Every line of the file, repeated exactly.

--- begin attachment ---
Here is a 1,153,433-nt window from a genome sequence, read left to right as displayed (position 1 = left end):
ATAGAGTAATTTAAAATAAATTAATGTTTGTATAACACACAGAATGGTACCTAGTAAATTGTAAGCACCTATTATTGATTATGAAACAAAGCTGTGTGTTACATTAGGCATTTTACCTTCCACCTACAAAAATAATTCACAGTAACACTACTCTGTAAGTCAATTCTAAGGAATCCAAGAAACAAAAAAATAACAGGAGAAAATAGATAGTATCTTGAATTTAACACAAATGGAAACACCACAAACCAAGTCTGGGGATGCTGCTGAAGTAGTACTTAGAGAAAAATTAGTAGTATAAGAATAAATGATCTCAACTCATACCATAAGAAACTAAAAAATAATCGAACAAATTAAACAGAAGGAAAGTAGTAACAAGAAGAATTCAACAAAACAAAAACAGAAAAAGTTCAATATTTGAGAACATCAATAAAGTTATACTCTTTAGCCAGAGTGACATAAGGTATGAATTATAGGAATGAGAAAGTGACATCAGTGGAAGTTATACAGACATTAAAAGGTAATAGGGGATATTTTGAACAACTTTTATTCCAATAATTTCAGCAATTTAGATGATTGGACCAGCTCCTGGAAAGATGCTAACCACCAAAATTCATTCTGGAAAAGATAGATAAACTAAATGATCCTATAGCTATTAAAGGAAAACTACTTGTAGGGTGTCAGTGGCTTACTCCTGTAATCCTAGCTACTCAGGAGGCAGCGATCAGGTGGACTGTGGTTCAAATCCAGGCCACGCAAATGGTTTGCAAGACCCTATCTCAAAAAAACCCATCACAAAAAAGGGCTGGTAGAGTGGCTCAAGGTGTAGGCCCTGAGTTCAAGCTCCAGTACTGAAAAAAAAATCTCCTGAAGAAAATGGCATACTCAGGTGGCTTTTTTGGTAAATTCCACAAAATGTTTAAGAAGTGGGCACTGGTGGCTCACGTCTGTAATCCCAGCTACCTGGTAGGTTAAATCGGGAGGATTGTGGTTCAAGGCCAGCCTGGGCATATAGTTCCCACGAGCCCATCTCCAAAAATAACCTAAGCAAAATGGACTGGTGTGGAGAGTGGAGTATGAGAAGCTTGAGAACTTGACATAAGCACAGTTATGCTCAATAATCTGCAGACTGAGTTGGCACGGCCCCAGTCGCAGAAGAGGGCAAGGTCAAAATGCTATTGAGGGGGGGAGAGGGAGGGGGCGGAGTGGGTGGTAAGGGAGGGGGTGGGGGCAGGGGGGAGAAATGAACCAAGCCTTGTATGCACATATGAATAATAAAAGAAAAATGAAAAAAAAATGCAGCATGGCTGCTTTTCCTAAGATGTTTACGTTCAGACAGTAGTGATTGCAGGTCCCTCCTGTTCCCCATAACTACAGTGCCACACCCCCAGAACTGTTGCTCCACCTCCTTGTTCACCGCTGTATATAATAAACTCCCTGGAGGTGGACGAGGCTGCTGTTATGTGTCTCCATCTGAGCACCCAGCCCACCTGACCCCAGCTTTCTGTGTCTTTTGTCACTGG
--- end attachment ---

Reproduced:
Here is a 1,153,433-nt window from a genome sequence, read left to right as displayed (position 1 = left end):
ATAGAGTAATTTAAAATAAATTAATGTTTGTATAACACACAGAATGGTACCTAGTAAATTGTAAGCACCTATTATTGATTATGAAACAAAGCTGTGTGTTACATTAGGCATTTTACCTTCCACCTACAAAAATAATTCACAGTAACACTACTCTGTAAGTCAATTCTAAGGAATCCAAGAAACAAAAAAATAACAGGAGAAAATAGATAGTATCTTGAATTTAACACAAATGGAAACACCACAAACCAAGTCTGGGGATGCTGCTGAAGTAGTACTTAGAGAAAAATTAGTAGTATAAGAATAAATGATCTCAACTCATACCATAAGAAACTAAAAAATAATCGAACAAATTAAACAGAAGGAAAGTAGTAACAAGAAGAATTCAACAAAACAAAAACAGAAAAAGTTCAATATTTGAGAACATCAATAAAGTTATACTCTTTAGCCAGAGTGACATAAGGTATGAATTATAGGAATGAGAAAGTGACATCAGTGGAAGTTATACAGACATTAAAAGGTAATAGGGGATATTTTGAACAACTTTTATTCCAATAATTTCAGCAATTTAGATGATTGGACCAGCTCCTGGAAAGATGCTAACCACCAAAATTCATTCTGGAAAAGATAGATAAACTAAATGATCCTATAGCTATTAAAGGAAAACTACTTGTAGGGTGTCAGTGGCTTACTCCTGTAATCCTAGCTACTCAGGAGGCAGCGATCAGGTGGACTGTGGTTCAAATCCAGGCCACGCAAATGGTTTGCAAGACCCTATCTCAAAAAAACCCATCACAAAAAAGGGCTGGTAGAGTGGCTCAAGGTGTAGGCCCTGAGTTCAAGCTCCAGTACTGAAAAAAAAATCTCCTGAAGAAAATGGCATACTCAGGTGGCTTTTTTGGTAAATTCCACAAAATGTTTAAGAAGTGGGCACTGGTGGCTCACGTCTGTAATCCCAGCTACCTGGTAGGTTAAATCGGGAGGATTGTGGTTCAAGGCCAGCCTGGGCATATAGTTCCCACGAGCCCATCTCCAAAAATAACCTAAGCAAAATGGACTGGTGTGGAGAGTGGAGTATGAGAAGCTTGAGAACTTGACATAAGCACAGTTATGCTCAATAATCTGCAGACTGAGTTGGCACGGCCCCAGTCGCAGAAGAGGGCAAGGTCAAAATGCTATTGAGGGGGGGAGAGGGAGGGGGCGGAGTGGGTGGTAAGGGAGGGGGTGGGGGCAGGGGGGAGAAATGAACCAAGCCTTGTATGCACATATGAATAATAAAAGAAAAATGAAAAAAAAATGCAGCATGGCTGCTTTTCCTAAGATGTTTACGTTCAGACAGTAGTGATTGCAGGTCCCTCCTGTTCCCCATAACTACAGTGCCACACCCCCAGAACTGTTGCTCCACCTCCTTGTTCACCGCTGTATATAATAAACTCCCTGGAGGTGGACGAGGCTGCTGTTATGTGTCTCCATCTGAGCACCCAGCCCACCTGACCCCAGCTTTCTGTGTCTTTTGTCACTGG